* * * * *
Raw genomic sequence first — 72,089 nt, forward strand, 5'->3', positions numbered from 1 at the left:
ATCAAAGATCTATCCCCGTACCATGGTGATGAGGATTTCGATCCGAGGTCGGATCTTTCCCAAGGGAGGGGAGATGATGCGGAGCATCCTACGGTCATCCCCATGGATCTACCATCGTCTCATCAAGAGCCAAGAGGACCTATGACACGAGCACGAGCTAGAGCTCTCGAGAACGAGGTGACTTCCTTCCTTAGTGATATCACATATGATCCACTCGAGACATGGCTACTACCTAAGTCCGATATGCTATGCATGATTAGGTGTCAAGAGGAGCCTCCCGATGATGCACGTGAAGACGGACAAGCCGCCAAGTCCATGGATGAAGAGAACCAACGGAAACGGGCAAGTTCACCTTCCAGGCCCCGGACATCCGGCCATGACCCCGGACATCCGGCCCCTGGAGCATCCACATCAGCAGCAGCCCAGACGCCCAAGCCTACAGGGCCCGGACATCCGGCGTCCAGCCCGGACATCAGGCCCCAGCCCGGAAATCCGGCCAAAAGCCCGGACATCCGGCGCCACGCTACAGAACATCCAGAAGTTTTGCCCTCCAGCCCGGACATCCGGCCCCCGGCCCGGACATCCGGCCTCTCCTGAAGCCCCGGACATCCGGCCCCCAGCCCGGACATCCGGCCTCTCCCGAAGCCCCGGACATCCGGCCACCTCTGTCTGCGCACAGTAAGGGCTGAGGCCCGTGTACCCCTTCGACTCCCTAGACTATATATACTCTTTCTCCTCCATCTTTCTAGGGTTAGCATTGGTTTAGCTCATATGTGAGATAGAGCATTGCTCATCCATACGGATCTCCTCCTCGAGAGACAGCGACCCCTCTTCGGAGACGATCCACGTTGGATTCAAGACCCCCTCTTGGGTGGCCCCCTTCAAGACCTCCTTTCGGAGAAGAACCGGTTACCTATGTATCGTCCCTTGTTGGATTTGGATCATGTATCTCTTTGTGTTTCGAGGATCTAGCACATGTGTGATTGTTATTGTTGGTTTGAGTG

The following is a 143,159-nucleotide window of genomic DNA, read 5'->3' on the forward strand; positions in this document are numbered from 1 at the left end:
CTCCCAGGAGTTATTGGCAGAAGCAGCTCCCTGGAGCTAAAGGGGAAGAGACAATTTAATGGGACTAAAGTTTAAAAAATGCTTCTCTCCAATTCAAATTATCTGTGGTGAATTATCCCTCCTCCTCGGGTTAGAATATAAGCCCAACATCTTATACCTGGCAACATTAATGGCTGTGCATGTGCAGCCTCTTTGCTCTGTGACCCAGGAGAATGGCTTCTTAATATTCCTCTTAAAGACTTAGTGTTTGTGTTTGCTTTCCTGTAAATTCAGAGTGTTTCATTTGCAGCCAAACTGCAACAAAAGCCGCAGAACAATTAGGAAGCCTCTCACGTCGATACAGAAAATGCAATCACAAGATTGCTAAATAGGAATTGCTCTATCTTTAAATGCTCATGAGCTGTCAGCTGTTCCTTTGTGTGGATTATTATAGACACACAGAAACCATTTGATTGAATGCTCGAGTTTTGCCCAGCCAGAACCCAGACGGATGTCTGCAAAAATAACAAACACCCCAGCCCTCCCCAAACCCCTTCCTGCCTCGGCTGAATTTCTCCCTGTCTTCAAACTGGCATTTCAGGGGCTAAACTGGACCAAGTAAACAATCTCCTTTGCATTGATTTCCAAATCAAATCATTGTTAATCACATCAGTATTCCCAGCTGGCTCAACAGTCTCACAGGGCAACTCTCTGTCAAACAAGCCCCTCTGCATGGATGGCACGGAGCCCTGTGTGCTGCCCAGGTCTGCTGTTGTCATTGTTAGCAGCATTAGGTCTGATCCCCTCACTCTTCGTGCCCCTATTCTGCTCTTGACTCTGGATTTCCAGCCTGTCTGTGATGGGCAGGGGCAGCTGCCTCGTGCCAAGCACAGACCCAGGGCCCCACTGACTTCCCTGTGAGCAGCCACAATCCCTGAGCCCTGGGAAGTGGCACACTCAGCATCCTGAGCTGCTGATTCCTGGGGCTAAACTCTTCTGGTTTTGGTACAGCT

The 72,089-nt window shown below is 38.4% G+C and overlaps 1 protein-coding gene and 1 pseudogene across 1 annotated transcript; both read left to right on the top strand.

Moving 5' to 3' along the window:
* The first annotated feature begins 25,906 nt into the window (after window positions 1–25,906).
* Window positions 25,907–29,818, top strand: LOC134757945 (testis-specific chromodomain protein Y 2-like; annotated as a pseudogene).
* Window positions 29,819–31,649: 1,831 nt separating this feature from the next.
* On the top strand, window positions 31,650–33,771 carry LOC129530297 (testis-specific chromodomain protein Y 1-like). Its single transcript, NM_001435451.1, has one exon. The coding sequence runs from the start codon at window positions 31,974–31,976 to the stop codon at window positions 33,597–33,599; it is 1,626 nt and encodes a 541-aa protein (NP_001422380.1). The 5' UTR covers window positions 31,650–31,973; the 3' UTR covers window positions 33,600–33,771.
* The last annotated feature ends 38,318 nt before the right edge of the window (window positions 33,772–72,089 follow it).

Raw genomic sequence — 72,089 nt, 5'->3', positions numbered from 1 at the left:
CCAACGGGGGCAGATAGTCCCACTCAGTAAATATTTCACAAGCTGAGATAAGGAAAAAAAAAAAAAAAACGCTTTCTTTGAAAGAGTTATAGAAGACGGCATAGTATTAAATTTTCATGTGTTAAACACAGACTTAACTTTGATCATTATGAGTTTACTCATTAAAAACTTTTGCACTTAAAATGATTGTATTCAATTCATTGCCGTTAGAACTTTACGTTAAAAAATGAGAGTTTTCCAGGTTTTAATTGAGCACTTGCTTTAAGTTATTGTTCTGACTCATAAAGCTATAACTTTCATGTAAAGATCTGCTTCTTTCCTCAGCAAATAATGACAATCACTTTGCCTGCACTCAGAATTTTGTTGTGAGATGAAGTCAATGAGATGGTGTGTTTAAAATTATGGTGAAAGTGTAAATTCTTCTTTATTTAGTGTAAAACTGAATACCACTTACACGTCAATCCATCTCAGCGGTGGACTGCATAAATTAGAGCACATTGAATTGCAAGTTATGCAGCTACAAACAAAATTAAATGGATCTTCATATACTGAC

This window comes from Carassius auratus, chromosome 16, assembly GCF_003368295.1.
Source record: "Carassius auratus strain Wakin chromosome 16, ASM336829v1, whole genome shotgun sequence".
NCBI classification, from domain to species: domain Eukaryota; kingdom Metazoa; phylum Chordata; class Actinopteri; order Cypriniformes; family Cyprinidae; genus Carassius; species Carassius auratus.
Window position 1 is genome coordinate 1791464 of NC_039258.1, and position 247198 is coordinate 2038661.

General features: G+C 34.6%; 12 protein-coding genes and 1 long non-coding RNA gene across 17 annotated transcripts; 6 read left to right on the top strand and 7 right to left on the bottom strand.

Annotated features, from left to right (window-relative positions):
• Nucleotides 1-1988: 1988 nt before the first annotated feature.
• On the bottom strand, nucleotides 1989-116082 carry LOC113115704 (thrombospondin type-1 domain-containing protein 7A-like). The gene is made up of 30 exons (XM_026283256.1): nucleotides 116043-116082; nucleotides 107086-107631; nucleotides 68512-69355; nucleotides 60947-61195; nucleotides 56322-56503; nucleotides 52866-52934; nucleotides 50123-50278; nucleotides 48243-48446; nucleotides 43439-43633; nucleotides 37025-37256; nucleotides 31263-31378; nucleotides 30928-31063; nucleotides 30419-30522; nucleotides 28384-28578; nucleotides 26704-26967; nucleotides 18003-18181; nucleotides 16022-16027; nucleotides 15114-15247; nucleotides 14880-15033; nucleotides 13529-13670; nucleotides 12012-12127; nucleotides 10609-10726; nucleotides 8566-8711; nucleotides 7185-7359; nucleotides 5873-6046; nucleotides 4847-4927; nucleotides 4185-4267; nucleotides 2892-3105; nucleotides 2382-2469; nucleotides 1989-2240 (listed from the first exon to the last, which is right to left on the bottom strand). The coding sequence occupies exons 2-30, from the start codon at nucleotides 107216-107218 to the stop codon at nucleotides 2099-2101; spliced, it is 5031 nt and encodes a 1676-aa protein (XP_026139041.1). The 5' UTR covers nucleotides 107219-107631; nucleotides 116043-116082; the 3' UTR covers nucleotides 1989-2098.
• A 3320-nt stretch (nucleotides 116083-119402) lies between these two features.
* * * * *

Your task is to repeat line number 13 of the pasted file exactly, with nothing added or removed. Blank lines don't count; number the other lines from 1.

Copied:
CCAACGGGGGCAGATAGTCCCACTCAGTAAATATTTCACAAGCTGAGATAAGGAAAAAAAAAAAAAAAACGCTTTCTTTGAAAGAGTTATAGAAGACGGCATAGTATTAAATTTTCATGTGTTAAACACAGACTTAACTTTGATCATTATGAGTTTACTCATTAAAAACTTTTGCACTTAAAATGATTGTATTCAATTCATTGCCGTTAGAACTTTACGTTAAAAAATGAGAGTTTTCCAGGTTTTAATTGAGCACTTGCTTTAAGTTATTGTTCTGACTCATAAAGCTATAACTTTCATGTAAAGATCTGCTTCTTTCCTCAGCAAATAATGACAATCACTTTGCCTGCACTCAGAATTTTGTTGTGAGATGAAGTCAATGAGATGGTGTGTTTAAAATTATGGTGAAAGTGTAAATTCTTCTTTATTTAGTGTAAAACTGAATACCACTTACACGTCAATCCATCTCAGCGGTGGACTGCATAAATTAGAGCACATTGAATTGCAAGTTATGCAGCTACAAACAAAATTAAATGGATCTTCATATACTGAC